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In March, I blogged about a Colorado woman who thought she had won $42.9 million playing penny slots at the Fortune Valley Casino in Central City, Colorado. Even though the slot machine was indicating she had indeed won that amount, an attendant who came to check it out told her that the slot machine had malfunctioned. The casino proceeded to return the $23.00 the woman said she had put into the machine, and gave her a free room for the night and breakfast the next morning.

The Colorado Division of Gaming investigated the incident and reported last week that the woman should have received a payout of $20.18 instead of the $42 million the machine had indicated.

Quoting in length from the Division of Gaming press release:

"The investigation confirmed that Louise Chavez of Thornton placed a 40-cent wager shortly before 11:00 p.m. on March 26 on a "Price is Right" themed penny slot machine at Fortune Valley Hotel & Casino in Central City. As a result of the wager, the slot machine should have awarded 80 credits (80 cents) for four "Fabulous Trip" symbols displayed on the game’s five reels, 700 credits ($7.00) for a "Grand Game" bonus round triggered by the base game award, 426 credits ($4.26) for a "Showcase Showdown" community bonus game, and 812 credits ($8.12) for a second "Showcase Showdown" community bonus game."

That adds up to $20.58 cents, minus the 40 cent wager, hence, her real winnings were $20.18. The press release went on to say:

"A review of the game history screens on the slot machine on the night of the incident revealed all of the awards, except for the $7.00 Grand Game award. As a result, the casino offered Ms. Chavez an award of $23.43 that night ($13.18 for the other three awards and $10.25 for the credits remaining on the credit meter after making the 40-cent wager). The Division has instructed the slot machine manufacturer and operator of the wide-area progressive system on which the slot machine resided, WMS Gaming Inc., headquartered in Waukegan, Ill., to pay the additional $7.00."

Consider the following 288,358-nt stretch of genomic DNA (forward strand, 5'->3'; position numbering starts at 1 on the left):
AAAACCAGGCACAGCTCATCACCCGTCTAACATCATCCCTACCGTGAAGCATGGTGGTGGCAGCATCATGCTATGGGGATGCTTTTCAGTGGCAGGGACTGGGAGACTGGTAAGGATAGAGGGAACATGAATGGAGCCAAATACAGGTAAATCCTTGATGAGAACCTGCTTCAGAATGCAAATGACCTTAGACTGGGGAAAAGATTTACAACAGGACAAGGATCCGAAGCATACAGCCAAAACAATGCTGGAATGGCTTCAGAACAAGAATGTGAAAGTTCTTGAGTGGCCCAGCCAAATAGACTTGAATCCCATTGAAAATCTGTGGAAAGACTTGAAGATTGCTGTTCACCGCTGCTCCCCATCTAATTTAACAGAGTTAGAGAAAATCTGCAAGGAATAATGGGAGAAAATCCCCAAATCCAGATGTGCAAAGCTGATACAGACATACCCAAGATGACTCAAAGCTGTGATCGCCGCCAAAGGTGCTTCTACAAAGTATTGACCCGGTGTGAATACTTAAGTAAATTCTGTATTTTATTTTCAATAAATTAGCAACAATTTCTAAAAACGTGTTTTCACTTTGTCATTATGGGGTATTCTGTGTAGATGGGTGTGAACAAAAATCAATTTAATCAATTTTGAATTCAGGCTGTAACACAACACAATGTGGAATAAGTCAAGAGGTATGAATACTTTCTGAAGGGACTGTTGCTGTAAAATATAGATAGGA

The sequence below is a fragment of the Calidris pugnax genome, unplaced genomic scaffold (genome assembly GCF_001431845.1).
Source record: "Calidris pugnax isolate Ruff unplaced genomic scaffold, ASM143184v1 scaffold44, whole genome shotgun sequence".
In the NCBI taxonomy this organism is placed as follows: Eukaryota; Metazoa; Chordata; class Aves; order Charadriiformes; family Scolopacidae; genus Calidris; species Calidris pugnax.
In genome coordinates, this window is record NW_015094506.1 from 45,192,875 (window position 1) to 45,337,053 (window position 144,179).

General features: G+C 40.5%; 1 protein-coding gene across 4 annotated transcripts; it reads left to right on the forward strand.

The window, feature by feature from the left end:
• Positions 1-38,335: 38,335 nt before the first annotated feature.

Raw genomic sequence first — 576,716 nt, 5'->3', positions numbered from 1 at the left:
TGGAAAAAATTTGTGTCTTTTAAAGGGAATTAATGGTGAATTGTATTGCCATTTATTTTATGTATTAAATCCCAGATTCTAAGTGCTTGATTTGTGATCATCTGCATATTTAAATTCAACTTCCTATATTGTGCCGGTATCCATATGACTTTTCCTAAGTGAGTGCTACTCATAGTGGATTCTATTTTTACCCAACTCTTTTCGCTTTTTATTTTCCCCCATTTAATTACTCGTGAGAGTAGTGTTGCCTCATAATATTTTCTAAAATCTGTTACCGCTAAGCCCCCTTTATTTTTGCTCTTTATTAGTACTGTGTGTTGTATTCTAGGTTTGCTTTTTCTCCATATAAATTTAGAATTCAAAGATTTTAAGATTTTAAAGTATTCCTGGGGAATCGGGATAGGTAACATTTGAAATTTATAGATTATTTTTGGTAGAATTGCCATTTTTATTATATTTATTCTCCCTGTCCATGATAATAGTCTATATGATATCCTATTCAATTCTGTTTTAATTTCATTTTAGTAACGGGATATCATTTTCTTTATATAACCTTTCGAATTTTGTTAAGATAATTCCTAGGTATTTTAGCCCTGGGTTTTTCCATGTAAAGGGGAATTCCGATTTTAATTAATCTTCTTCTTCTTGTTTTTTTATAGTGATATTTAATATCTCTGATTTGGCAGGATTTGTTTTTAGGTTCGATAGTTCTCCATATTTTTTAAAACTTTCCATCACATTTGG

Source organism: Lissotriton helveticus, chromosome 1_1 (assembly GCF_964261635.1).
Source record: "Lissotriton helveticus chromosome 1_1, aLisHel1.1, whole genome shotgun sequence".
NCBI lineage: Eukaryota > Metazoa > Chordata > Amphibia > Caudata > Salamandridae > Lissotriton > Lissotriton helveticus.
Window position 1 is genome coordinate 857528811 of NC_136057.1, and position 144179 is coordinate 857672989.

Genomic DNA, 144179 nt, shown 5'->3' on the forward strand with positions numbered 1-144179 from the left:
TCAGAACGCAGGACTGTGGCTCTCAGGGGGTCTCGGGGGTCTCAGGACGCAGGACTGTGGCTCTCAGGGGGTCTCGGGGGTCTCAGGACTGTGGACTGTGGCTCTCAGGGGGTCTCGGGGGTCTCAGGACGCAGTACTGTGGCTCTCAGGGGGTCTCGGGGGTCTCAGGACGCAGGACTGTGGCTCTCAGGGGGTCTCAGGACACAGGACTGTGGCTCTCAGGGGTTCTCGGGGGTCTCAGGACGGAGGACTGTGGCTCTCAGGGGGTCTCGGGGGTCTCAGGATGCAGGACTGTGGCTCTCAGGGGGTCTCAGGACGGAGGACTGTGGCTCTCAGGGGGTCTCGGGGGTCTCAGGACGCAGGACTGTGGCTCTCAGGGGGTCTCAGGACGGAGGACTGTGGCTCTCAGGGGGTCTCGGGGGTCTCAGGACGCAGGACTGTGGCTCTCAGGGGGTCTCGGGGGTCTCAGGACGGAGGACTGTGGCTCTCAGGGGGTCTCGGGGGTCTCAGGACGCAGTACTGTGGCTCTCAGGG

"The forensic investigation isolated the error as being the result of the two Showcase Showdown awards occurring quickly after each other while the Grand Game bonus feature was already in play, thus creating an error in mathematical calculations built into the game software."

"The top award on the slot machine at the time was $251,183.16. However, a maximum wager of 400 credits ($4.00) was required to be made to be eligible for the award. Ms. Chavez’s 40-cent minimum wager would have made her eligible for 20,000 credits ($200) had the game’s five reels revealed the five "Progressive" symbols needed to win the top award."

The Division of Gaming said that Ms. Chavez of notified by mail of its findings. She has retained a lawyer, but news reports says he was unavailable for comment.

News reports also don't say if Fortune Valley Casino or WMS Gaming Inc has sent Ms. Chavez a check for the amount of the $7.00 she is still owed.

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Quantum Error Correction: Time to Make It Work

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Quantum Error Correction: Time to Make It Work
Chad Hagen

Dates chiseled into an ancient tombstone have more in common with the data in your phone or laptop than you may realize. They both involve conventional, classical information, carried by hardware that is relatively immune to errors. The situation inside a quantum computer is far different: The information itself has its own idiosyncratic properties, and compared with standard digital microelectronics, state-of-the-art quantum-computer hardware is more than a billion trillion times as likely to suffer a fault. This tremendous susceptibility to errors is the single biggest problem holding back quantum computing from realizing its great promise.

Fortunately, an approach known as quantum error correction (QEC) can remedy this problem, at least in principle. A mature body of theory built up over the past quarter century now provides a solid theoretical foundation, and experimentalists have demonstrated dozens of proof-of-principle examples of QEC. But these experiments still have not reached the level of quality and sophistication needed to reduce the overall error rate in a system.

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